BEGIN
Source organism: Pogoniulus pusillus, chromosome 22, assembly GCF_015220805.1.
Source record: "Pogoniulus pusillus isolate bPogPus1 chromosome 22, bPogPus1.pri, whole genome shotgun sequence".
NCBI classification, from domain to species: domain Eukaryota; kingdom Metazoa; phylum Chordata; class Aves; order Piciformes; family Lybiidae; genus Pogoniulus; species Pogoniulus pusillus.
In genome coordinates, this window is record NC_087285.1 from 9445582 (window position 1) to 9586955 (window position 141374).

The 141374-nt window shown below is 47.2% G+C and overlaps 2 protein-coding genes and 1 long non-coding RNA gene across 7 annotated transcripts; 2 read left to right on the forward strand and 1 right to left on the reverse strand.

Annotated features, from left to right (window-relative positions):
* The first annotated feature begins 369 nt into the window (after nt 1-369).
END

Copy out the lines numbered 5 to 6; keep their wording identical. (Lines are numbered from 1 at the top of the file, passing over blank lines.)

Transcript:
The 141374-nt window shown below is 47.2% G+C and overlaps 2 protein-coding genes and 1 long non-coding RNA gene across 7 annotated transcripts; 2 read left to right on the forward strand and 1 right to left on the reverse strand.

Annotated features, from left to right (window-relative positions):